"Why are you so weird?"
It is said with love, I swear, and it is asked nearly every day in our home. Sometimes we laugh that he got a good dose of strangeness from his dad's side of the family. And then we laugh harder and admit my genes delivered all the quirkiness he'd ever need right to him.
Lil E started dressing himself when he was in kindergarten, insisting he hated all "crunchy pants" and was disgusted by shirts with buttons. He proudly paired camouflage tees with striped athletic pants and unrolled his socks so that his feet were never matched up.
One of his friend's moms called his look "urban athletic chic," a kind way to say the kid was swathed daily in pants that swish and t-shirts that touted some vintage Star Wars endeavor or another.
Before the kooky clothes combos, it was his hair that was wild. Every school photo shows off his bedhead, where the cowlicks push his locks straight up, particularly if a trim is long overdue and his mop-top has mushroomed out.
"Ehhhh," I've reasoned, "it's adorable now. When he's 17 or 34? Not so much. May as well embrace it now."
This kid doesn't just look wackadoodle on some days. He also acts weird.
He dances crazy, regularly lapses into a British accent, is working on perfecting his sarcastic comeback timing and is a master of on-the-spot improved potty-centered songs. Plus, there's his secret knowledge of too many Katy Perry lyrics and an affinity for Mr. Bill.
Did I mention his hands are double-jointed and he will happily fashion his finger into unnatural claws with a shrug of his bony shoulders and a nonchalant, "Yeahhhh, this is just a quirk about my body."
My child doesn't have to be gifted in weird. In fact, I think it makes him fit right in.
I see what's happening at school pick-up. I am aware my kid is no weirder than yours. I say that with deep love, particularly for the girls on the playground in tutus and glitter UGGs and chef hats. I say that with respect for the kids who pump their fists to go to chess club after school and the ones who insist on wearing a sweatshirt that's six sizes too small while they perform for the winter assembly. I will double-high five any kid who genuinely enjoys "The Cosby Show" reruns or shares with the class her desire to be a poop scientist or is fully convinced he can fashion his own costume out of his baby woobie, a Hello Kitty band-aid and a box of Cheerios. I am smitten every time a child says loudly and proudly that SHE LOVES FRACTIONS or is really concerned about global warming or likes broccoli best of all.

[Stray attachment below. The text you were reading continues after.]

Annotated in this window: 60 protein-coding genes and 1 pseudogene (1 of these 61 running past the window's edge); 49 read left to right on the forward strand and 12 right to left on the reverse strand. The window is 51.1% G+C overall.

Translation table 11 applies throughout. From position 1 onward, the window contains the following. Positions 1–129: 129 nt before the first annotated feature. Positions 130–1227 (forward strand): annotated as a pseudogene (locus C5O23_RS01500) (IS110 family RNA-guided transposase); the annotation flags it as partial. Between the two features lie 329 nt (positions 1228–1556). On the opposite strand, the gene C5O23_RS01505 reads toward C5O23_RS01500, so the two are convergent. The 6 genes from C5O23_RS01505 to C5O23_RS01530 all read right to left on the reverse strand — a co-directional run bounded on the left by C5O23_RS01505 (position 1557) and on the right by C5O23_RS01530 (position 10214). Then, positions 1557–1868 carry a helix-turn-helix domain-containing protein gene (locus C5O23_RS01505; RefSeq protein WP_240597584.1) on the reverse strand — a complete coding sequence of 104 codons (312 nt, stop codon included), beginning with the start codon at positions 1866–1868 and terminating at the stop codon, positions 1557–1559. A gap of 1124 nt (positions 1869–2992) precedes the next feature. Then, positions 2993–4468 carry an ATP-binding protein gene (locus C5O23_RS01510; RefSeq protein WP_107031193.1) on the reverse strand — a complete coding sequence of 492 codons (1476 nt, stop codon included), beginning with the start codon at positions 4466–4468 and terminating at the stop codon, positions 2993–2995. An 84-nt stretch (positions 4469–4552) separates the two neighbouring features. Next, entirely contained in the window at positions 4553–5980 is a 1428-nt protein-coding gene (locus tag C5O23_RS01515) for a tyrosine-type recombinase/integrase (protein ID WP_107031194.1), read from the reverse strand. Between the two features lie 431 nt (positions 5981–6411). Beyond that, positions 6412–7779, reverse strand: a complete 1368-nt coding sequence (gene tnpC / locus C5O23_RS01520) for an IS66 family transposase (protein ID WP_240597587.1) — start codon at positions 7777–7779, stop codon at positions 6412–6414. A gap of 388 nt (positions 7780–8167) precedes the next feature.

Don't shy away from your child's weirdness, don't dress your kid in a fedora and pretend he has inherited your naturally hipster tendencies. Instead, get out the flip cam and cheer awkwardly and loudly with one hand in the air while your kid -- yes, one of Lil E's Tae Kwon Do buddies in the next grade up, I am looking right at you, Weird Superstar -- stands on stage during the talent show and gives a demonstration of all the tools in his collection. Am I right? Weird Superstar, heavyweight, ginormous gold belt-holder.
I want to believe that these kids, the ones as-yet untouched by the cruel realities of peer pressure and college admissions and Forever 21 and One Direction's new album, will hold on to this magic pixie dust of weirdness that is really just being who they are. I want them to press the glitter into their double-jointed fingers and remember that who they are is goofy and gorgeous and and glorious and great, long after it is socially appropriate to wear an Incredibles rubber mask to swim class or introduce one's self to a room full of strangers by full name.
But we all know how it goes. Those of us who have grown up and stashed away our Wonder Woman Underoos and hidden our Donny & Marie albums (ahem), know that some of the best weirdness fades.
Lucky for some of us, the patina of trying-too-hard coolness and trends and office dress codes wears off a bit when we have kids and get, for another too-brief period of time, get weird again with our even-weirder kids.
This Halloween, my son is going to be an alien in a full body suit. For days, he's zipped his skinny body in and out of this costume to practice his dance moves and alien-sneaky-ways in the mirror to prepare for the big day.
"You're letting him wear that for real?" This is what a parent of a toddler asked me last week when I showed him the picture of Lil E all decked out in green Spandex.
"Ohhhhh yes," I replied. "I highly encouraged it."
I couldn't think of him being any other way. And this costume is so HIM because it is so weird. One day soon enough, he will want to be distanced from the thousands of humiliating pictures I will be snapping of him in this other-worldly get-up. But right now he's working it with all the weirdness he's got.
I asked him this evening, “What makes a kid weird?”
His trigger response was, “I don’t know.” But he’s eight, so that’s standard. Then a slow smile oozed across his face.
“It’s like a movie where a man comes up to you and says,” and here he launched into his whispery, low Darth Vader voice, “‘I AM FROM THE FUTURE and it is your destiny to be WEEEEIIIIIRRRRD.”
“Yeah, it’s kind of like that,” I agreed.
“It’s like in you. You just grow into it.”
And maybe he’s right. Maybe, alien-fingers crossed, the really weird ones just get more that way rather than less. I’ll be watching -- and laughing and snapping photos -- long after the costume is outgrown.
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